Issue 1 – Were LADs payable where Triple Point had never completed the Services and PTT had never accepted the same?

The SC was critical of the CoA’s view that it was bound by Glanzstoff, emphasising that each case is fact specific and stating that “in general the decision of one case as to the meaning and effect of a clause cannot be binding as to the meaning and effect of even a similar clause in another case”.

In particular, the SC held that the CoA’s view that it should not be assumed that a LADs clause has any operation beyond the precise event for which it provides (in this case PTT’s acceptance) was “inconsistent with commercial reality and the accepted function of liquidated damages”. Instead, “parties must be taken to know the general law, namely that the accrual of liquidated damages comes to an end on termination of the contract” meaning “the liquidated damages clause does not need to provide for it”.

In short, save for specific wording to the contrary, if the event provided for in the LADs clause does not occur, an employer’s right to LADs accrued prior to termination nevertheless remains. The SC thus concluded that the words “up to the date PTT accepts such works” should be interpreted as “up to the date (if any) PTT accepts such work”.

On its true construction, Article 5.3 provided for LADs if Triple Point did not discharge its obligations within the time fixed by the contract irrespective of whether PTT accepted any works which were completed late. The wording “up to the date PTT accepts such work” merely provided an end date for liquidated damages.

Issue 2 – Did damages for Triple Point’s negligent breach of contract fall within the exception of Article 12.3?

Once again disagreeing with the CoA, the SC held that Triple Point’s liability for negligence was not limited to a “freestanding” or “independent” tort but instead included a breach of a contractual duty of care.

The CoA’s reasoning for finding that the word ‘negligence’ in Article 12.3 excluded breaches of contractual duty was it felt that such an interpretation would ‘carve-out’ the bulk (if not the entirety) of the claims under the Contract rendering the cap pointless. The SC, however, found that the Contract included various ‘obligations of result’ on the part of Triple Point which were not obligations of skill and care. Taking this into account, Article 12.3 drew a distinction between damages for breaches of strict obligations (which were capped) and contractual obligations of skill and care (which were not capped). The general damages flowing from Triple Point’s negligent breach of contract were, therefore, not capped.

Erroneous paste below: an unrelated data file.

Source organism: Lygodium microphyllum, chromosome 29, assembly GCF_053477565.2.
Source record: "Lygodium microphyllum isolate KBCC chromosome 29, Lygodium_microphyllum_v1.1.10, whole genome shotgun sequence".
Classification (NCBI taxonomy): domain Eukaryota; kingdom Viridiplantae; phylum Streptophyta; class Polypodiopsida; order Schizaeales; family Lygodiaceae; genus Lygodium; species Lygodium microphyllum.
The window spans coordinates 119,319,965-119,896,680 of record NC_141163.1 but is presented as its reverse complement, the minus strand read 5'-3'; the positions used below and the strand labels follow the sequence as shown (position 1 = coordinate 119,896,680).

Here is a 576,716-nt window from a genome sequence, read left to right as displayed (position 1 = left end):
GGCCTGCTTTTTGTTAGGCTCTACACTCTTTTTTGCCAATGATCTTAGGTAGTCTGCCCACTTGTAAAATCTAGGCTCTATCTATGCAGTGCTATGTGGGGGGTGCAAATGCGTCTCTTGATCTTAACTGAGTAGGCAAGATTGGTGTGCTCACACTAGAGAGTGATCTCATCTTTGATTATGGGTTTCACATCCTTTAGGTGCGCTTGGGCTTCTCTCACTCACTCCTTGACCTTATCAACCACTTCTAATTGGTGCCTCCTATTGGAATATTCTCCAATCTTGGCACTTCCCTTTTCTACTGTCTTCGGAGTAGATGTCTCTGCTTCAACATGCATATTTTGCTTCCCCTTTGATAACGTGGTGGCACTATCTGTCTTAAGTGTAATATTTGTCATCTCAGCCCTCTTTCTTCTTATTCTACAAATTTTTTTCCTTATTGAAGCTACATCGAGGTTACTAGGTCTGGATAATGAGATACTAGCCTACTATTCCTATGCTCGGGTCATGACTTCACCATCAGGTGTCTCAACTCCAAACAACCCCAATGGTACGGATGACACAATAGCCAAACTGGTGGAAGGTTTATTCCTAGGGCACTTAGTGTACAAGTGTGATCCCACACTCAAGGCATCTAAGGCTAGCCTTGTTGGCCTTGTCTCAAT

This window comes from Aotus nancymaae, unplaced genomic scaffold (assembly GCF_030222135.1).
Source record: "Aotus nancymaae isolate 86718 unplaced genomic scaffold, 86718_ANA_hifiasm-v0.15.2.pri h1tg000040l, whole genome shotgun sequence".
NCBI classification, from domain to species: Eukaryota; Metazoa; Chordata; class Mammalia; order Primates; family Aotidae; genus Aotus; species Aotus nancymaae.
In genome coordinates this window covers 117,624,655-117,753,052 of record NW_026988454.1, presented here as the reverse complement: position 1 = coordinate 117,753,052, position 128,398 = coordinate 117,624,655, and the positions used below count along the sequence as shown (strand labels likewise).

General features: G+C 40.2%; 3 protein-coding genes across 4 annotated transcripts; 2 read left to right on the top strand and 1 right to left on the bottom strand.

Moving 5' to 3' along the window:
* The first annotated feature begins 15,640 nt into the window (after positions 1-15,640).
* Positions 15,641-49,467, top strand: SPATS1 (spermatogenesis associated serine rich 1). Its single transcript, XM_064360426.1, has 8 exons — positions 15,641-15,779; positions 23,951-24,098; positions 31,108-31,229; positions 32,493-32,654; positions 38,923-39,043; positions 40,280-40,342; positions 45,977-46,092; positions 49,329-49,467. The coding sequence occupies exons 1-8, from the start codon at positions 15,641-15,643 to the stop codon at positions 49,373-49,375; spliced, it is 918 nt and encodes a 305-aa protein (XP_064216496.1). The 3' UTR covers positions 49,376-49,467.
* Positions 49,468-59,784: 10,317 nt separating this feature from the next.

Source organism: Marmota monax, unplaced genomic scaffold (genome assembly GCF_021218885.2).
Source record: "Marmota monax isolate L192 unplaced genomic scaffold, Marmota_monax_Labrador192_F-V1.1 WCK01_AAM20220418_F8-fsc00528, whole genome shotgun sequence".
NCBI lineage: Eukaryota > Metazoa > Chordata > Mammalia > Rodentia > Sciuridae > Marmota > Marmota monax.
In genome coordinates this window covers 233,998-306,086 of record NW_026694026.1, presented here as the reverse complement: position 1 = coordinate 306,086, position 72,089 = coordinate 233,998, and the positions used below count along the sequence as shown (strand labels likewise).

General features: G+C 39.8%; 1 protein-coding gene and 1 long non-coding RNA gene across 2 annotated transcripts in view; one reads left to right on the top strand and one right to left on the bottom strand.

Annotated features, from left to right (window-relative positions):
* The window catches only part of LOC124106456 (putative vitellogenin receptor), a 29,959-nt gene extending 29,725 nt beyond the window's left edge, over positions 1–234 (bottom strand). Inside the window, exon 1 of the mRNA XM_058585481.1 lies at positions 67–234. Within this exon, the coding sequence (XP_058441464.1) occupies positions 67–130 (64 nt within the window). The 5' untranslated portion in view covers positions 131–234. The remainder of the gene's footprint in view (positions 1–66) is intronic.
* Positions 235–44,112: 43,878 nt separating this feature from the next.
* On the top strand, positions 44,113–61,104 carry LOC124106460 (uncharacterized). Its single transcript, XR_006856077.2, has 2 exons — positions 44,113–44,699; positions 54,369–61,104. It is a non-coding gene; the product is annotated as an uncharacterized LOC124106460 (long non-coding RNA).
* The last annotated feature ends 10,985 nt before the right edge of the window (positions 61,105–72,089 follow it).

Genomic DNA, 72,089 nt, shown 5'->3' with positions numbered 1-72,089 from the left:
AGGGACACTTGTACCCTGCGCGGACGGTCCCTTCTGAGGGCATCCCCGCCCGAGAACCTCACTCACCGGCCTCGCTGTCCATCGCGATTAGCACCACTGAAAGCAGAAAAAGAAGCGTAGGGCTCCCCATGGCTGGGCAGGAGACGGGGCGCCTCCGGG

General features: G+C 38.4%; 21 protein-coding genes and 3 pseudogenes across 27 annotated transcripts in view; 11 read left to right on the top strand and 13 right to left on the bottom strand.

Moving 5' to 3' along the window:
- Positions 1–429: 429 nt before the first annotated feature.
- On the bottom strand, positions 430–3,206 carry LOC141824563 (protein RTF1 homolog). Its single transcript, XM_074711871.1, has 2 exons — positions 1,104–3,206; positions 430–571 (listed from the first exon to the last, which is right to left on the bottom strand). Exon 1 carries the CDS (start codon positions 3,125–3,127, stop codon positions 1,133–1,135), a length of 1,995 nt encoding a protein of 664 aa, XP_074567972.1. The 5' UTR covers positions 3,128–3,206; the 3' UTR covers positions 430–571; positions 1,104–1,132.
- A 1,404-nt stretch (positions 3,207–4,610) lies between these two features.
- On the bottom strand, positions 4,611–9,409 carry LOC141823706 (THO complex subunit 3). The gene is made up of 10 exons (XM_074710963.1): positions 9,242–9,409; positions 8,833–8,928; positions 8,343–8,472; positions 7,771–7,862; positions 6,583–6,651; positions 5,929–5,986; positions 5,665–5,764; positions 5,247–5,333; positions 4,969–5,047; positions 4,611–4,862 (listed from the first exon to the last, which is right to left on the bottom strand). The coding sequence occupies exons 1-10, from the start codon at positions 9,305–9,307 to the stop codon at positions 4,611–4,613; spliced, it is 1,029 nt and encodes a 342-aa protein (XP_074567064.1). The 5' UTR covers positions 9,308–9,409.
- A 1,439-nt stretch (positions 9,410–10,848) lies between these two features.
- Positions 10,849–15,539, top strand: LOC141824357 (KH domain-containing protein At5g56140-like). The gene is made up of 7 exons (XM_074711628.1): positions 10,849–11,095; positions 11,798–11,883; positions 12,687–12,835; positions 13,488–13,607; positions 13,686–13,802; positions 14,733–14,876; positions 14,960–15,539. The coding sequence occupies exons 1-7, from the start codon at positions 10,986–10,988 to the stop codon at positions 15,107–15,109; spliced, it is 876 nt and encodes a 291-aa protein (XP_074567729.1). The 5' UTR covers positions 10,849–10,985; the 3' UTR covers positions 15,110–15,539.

Issue 3 – Were LADs subject to the cap in Article 12.3?

Agreeing with the CoA, the SC held that, based upon the specific wording of Article 12.3, LADs fell within the liability cap. There was nothing in the wording of Article 12.3 which would indicate that LADs would be an exception to the global liability cap.


The clarity provided by the SC’s decision in this case will be welcomed by construction industry professionals of all kinds. Whilst much emphasis must still be placed on the specific wording of LADs clauses, it is now clear that the default position is that accrued rights to LADs should not be dismissed simply because a contract is terminated prior to completion.

This article contains information of general interest about current legal issues, but does not provide legal advice. It is prepared for the general information of our clients and other interested parties. This article should not be relied upon in any specific situation without appropriate legal advice. If you require legal advice on any of the issues raised in this article, please contact one of our specialist construction lawyers.

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© Hawkswell Kilvington Limited 2021